Conflict & Justice

Photographer who took Omran's picture in Aleppo: 'I hope all photos of children and attacks in Syria go viral'


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Five-year-old Syrian Omran Daqneesh sits in the seat of an ambulence after an airstrike blew up his family's home in eastern Aleppo, Syria, in a photo taken by activist Mahmoud Raslan.


Courtesy of Aleppo Media Center

The photographer who captured the haunting image of an injured 5-year-old Syrian boy that are shocking the world says he was in tears when he took the photo.

His video footage and pictures taken Wednesday show young Omran Daqneesh, sitting covered in dust with a streak of blood on one side of his face following an airstrike on his home in eastern Aleppo. It's been seen by millions on TV and the internet, providing a glimpse of the devastating bombardment of the city.

In a message released by the Syria Campaign, a pro-opposition advocacy group with a network of contacts in Syria, photographer and media activist Mahmoud Raslan says he hopes “all photos of children and attacks in Syria go viral" to raise global awareness of daily life there. Civilians in Aleppo and other areas suffer continued attacks as forces loyal to Syrian President Bashar al-Assad, including the Russian government, battle with various anti-Assad rebel groups.

“The tears started to drop as I took the photo,” Raslan added. “I have cried many times while filming traumatized children. I always cry. We war photographers always cry. Last night everyone cried.”

Omran was rushed to hospital with his parents and three siblings. His 10-year-old brother Ali died from his wounds. The rest were all discharged without serious injury. The family has refused to speak to the media for fear of reprisal from the Syrian government.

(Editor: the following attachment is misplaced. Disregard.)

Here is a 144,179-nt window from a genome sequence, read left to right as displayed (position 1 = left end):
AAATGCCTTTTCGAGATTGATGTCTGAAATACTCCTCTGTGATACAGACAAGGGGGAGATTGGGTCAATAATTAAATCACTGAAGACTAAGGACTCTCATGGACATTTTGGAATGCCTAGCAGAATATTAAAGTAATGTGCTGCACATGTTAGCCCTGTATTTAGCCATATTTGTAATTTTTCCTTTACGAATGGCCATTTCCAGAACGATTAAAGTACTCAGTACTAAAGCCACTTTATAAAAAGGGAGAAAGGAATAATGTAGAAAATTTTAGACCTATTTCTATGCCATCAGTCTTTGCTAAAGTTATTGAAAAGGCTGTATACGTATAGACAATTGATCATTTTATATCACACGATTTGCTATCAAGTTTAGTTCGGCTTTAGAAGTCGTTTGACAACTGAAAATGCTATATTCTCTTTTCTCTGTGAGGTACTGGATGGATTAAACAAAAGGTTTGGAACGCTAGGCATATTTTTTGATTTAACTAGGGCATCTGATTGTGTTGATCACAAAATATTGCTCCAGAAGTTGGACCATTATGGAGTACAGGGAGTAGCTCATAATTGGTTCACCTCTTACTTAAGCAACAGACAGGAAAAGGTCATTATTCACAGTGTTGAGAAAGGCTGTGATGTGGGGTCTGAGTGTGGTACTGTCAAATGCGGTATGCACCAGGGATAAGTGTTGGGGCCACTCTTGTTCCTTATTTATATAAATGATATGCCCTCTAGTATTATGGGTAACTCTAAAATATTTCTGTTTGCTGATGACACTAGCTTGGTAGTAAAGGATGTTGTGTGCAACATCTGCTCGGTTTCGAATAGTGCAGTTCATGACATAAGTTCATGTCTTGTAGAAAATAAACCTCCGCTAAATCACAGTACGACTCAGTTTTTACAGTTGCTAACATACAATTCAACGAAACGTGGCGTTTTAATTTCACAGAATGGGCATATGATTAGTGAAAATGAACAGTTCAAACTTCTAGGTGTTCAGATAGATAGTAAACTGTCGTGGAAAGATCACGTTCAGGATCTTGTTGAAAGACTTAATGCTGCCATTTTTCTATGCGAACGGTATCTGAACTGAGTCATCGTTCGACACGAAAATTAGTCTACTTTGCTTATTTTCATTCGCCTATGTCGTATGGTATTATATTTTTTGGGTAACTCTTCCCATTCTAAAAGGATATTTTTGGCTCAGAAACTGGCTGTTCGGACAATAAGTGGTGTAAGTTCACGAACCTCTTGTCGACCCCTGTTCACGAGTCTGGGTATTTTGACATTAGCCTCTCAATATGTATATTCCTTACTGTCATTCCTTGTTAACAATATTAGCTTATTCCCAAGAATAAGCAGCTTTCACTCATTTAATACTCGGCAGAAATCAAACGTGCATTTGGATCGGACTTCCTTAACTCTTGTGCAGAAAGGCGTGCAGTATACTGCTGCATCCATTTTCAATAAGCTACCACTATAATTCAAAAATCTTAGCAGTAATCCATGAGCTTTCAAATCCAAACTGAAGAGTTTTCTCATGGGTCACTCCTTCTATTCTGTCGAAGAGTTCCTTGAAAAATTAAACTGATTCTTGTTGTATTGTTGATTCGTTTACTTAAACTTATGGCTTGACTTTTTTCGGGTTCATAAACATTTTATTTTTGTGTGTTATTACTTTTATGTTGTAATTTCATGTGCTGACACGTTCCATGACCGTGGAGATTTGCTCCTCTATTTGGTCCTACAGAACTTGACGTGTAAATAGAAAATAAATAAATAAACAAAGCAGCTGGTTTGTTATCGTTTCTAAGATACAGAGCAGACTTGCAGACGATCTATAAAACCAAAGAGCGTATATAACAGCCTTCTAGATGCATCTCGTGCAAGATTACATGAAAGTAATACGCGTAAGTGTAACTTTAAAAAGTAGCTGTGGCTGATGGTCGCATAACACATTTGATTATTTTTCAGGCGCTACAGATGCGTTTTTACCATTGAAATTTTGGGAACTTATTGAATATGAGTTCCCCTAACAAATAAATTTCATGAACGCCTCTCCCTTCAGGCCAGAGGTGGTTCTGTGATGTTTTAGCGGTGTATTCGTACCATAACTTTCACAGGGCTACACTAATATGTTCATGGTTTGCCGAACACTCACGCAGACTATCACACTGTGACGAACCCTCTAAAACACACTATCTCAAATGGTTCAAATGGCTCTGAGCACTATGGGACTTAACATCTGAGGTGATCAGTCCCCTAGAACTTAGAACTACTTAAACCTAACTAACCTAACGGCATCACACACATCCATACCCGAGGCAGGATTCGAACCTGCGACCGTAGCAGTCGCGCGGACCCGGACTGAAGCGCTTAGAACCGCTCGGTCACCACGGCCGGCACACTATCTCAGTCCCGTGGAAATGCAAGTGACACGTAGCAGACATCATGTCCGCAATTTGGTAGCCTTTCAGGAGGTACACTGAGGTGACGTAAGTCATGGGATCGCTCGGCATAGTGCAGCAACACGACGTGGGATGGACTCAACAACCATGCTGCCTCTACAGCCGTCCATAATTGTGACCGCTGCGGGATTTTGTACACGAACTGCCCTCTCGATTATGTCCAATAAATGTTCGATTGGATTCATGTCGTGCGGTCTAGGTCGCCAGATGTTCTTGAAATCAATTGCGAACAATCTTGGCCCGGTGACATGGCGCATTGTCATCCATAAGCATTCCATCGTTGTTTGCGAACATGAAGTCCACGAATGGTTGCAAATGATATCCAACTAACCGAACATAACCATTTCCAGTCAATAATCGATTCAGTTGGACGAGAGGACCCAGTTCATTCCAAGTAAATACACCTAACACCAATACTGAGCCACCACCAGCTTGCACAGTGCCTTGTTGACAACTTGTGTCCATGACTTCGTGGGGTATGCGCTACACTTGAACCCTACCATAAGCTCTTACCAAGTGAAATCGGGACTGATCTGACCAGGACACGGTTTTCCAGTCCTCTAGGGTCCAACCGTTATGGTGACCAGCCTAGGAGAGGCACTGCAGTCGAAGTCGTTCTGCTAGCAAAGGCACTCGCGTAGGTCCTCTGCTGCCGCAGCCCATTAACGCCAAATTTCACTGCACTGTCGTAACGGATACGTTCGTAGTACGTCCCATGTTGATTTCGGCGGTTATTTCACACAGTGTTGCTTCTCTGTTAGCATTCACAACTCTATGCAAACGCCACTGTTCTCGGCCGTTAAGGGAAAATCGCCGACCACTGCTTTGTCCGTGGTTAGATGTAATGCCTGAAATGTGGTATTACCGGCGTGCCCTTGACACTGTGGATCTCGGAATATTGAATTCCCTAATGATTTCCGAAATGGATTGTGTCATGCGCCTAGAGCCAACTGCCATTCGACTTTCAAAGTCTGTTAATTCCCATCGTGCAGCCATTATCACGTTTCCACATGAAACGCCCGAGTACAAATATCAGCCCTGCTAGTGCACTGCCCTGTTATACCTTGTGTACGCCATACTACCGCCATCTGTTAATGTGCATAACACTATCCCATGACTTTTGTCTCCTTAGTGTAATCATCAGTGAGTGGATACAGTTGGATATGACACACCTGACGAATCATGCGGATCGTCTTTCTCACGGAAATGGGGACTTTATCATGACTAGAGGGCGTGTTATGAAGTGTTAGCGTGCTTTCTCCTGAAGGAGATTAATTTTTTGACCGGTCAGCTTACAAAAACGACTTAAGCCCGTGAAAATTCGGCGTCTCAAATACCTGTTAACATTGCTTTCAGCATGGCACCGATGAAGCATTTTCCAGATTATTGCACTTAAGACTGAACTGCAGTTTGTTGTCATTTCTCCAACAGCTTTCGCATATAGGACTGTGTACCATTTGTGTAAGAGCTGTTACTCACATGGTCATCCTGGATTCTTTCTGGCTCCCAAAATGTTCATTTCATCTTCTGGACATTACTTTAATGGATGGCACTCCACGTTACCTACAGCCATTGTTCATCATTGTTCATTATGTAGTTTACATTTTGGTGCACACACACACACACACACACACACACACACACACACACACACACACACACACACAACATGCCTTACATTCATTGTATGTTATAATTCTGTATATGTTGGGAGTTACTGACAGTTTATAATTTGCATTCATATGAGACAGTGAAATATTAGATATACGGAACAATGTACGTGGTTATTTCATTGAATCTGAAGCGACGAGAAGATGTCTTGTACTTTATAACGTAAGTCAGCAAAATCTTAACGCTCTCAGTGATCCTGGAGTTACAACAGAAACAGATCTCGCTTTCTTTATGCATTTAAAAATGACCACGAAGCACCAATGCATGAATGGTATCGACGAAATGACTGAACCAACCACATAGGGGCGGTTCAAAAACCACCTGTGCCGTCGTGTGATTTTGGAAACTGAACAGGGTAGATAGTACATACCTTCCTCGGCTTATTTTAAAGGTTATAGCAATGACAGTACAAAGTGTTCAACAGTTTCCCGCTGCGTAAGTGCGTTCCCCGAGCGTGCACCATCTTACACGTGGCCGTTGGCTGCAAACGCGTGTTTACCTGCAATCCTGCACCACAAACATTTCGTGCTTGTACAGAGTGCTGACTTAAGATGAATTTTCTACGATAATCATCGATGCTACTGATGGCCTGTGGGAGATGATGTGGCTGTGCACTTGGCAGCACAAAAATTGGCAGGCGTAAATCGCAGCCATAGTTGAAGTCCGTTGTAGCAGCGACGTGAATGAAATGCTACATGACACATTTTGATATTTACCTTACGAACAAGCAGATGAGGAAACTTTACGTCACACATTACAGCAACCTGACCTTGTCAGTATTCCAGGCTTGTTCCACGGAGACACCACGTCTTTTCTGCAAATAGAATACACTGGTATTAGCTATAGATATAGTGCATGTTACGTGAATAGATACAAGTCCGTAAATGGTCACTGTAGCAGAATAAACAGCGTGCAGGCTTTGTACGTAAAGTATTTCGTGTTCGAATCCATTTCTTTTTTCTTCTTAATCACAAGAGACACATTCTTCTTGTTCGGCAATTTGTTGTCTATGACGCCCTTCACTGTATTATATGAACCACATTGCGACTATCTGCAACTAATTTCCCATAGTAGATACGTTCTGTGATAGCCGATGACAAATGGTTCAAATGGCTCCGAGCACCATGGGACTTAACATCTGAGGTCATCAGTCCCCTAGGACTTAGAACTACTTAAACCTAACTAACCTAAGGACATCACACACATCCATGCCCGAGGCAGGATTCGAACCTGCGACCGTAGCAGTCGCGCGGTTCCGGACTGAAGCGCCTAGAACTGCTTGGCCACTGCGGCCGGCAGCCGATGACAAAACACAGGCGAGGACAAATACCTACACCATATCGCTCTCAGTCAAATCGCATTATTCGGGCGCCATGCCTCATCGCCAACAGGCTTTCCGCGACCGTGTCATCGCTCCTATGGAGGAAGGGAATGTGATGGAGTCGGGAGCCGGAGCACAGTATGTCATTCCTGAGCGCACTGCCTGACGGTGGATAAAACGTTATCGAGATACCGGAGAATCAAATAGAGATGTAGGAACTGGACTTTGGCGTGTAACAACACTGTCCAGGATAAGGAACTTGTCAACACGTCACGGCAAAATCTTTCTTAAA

This is Raslan’s account of what happened:

I live just 300 meters from the attack. Just after 7 pm following the evening prayers we heard the explosions. I rushed there with other three media activists.

The first thing I saw was three bodies on the ground being carried into an ambulance. Those were the neighbors of Omran’s family. The building was totally destroyed — all six floors were now rubble.

The site of the airstrike where Omran Daqneesh got injured in the al-Qaterji neighborhood of Aleppo, Syria photographed on Aug. 18. The Daqneesh family lived in the building on the left.

Abdalrhman Ismail/Reuters

Then I looked up to see another building half destroyed — Omran’s house. The White Helmet rescue workers climbed the stairs of a building nearby by as the stairs at Omran’s house were destroyed. I joined into to help.

The first survivor they picked up was Omran and I took my camera and started filming. I found out later he was just 4 years old. 

[Later, doctors said Omran's actual age is 5.]

It was too dark for good footage but I continued and followed him. The White Helmet carried the boy to the ambulance and laid him on the chair. I kept filming. It is then that I realized how traumatized the boy was and I changed the camera from filming to take a still picture.

The tears started to drop as I took the photo. It is not the first time I’ve cried. I have cried many times while filming traumatized children. I always cry. We war photographers always cry. Last night everyone cried.

Omran’s affected me because he was silent. He didn’t cry. He didn’t say a word. He was shocked.

I thought of my 7-days-old baby girl. I thought to myself, it could be her. It could be any child in Aleppo or Syria.

Then the White Helmets team continued to rescue the family members. Omar’s eldest sister, who is 11, looked at me and said please don't film. I turned of my camera and told her “sure my darling, I will not.”

Read more: This man was the public face of emergency volunteers in Syria. An Aleppo airstrike killed him.

Thank God all Omran’s family are safe. His mother had some bad injuries in her legs. His father suffered a minor head injury. His 7-year-old sister went through a surgical operation this afternoon and she is doing well. 

[On Saturday, PRI learned that Omran's older brother, 10-year-old Ali, died from wounds he sustained in the airstrike.]

Today when I woke up to see the whole world using the photo and talking about it. I thought to myself, I hope all photos of children and attacks in Syria go viral so the world know what is life like here.

If people knew what it was like maybe the war will stop the bombing will stop.

Maybe Omran and my daughter Amal can live normally like all children in the world.